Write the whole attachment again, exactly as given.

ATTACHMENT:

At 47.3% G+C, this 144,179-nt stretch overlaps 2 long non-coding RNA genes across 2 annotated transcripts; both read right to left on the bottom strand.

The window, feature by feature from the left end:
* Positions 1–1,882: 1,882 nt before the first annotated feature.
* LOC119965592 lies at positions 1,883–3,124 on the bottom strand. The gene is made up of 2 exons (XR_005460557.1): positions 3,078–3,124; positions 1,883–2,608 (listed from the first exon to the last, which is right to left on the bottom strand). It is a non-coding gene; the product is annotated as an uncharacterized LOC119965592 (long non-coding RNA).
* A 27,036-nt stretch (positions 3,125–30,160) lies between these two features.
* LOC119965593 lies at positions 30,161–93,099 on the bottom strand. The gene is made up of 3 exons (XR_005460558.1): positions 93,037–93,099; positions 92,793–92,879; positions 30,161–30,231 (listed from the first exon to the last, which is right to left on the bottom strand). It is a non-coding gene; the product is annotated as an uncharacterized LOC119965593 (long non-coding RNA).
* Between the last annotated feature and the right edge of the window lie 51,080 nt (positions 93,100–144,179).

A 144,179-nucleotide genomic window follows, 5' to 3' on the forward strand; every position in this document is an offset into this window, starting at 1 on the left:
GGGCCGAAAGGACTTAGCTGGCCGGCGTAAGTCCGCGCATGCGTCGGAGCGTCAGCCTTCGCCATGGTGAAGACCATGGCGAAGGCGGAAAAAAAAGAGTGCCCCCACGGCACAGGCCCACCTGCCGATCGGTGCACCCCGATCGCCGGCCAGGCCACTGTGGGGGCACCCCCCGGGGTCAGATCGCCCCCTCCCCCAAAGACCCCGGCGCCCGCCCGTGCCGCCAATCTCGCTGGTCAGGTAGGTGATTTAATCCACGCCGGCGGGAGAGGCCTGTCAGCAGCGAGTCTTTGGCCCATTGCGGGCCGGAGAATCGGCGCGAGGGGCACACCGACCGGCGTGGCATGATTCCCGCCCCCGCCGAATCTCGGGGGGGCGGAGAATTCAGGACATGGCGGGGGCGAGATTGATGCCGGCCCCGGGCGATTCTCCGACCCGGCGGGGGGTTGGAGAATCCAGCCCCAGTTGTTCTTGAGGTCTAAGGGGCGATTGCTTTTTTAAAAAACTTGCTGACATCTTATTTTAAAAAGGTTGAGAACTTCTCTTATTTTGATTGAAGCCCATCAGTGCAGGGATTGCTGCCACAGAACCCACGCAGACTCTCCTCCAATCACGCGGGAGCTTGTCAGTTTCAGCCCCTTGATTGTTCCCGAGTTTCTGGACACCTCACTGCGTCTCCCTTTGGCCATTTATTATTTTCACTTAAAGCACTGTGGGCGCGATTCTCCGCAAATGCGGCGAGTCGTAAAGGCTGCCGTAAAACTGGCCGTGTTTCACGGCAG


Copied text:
At 47.3% G+C, this 144,179-nt stretch overlaps 2 long non-coding RNA genes across 2 annotated transcripts; both read right to left on the bottom strand.

The window, feature by feature from the left end:
* Positions 1–1,882: 1,882 nt before the first annotated feature.
* LOC119965592 lies at positions 1,883–3,124 on the bottom strand. The gene is made up of 2 exons (XR_005460557.1): positions 3,078–3,124; positions 1,883–2,608 (listed from the first exon to the last, which is right to left on the bottom strand). It is a non-coding gene; the product is annotated as an uncharacterized LOC119965592 (long non-coding RNA).
* A 27,036-nt stretch (positions 3,125–30,160) lies between these two features.
* LOC119965593 lies at positions 30,161–93,099 on the bottom strand. The gene is made up of 3 exons (XR_005460558.1): positions 93,037–93,099; positions 92,793–92,879; positions 30,161–30,231 (listed from the first exon to the last, which is right to left on the bottom strand). It is a non-coding gene; the product is annotated as an uncharacterized LOC119965593 (long non-coding RNA).
* Between the last annotated feature and the right edge of the window lie 51,080 nt (positions 93,100–144,179).

A 144,179-nucleotide genomic window follows, 5' to 3' on the forward strand; every position in this document is an offset into this window, starting at 1 on the left:
GGGCCGAAAGGACTTAGCTGGCCGGCGTAAGTCCGCGCATGCGTCGGAGCGTCAGCCTTCGCCATGGTGAAGACCATGGCGAAGGCGGAAAAAAAAGAGTGCCCCCACGGCACAGGCCCACCTGCCGATCGGTGCACCCCGATCGCCGGCCAGGCCACTGTGGGGGCACCCCCCGGGGTCAGATCGCCCCCTCCCCCAAAGACCCCGGCGCCCGCCCGTGCCGCCAATCTCGCTGGTCAGGTAGGTGATTTAATCCACGCCGGCGGGAGAGGCCTGTCAGCAGCGAGTCTTTGGCCCATTGCGGGCCGGAGAATCGGCGCGAGGGGCACACCGACCGGCGTGGCATGATTCCCGCCCCCGCCGAATCTCGGGGGGGCGGAGAATTCAGGACATGGCGGGGGCGAGATTGATGCCGGCCCCGGGCGATTCTCCGACCCGGCGGGGGGTTGGAGAATCCAGCCCCAGTTGTTCTTGAGGTCTAAGGGGCGATTGCTTTTTTAAAAAACTTGCTGACATCTTATTTTAAAAAGGTTGAGAACTTCTCTTATTTTGATTGAAGCCCATCAGTGCAGGGATTGCTGCCACAGAACCCACGCAGACTCTCCTCCAATCACGCGGGAGCTTGTCAGTTTCAGCCCCTTGATTGTTCCCGAGTTTCTGGACACCTCACTGCGTCTCCCTTTGGCCATTTATTATTTTCACTTAAAGCACTGTGGGCGCGATTCTCCGCAAATGCGGCGAGTCGTAAAGGCTGCCGTAAAACTGGCCGTGTTTCACGGCAG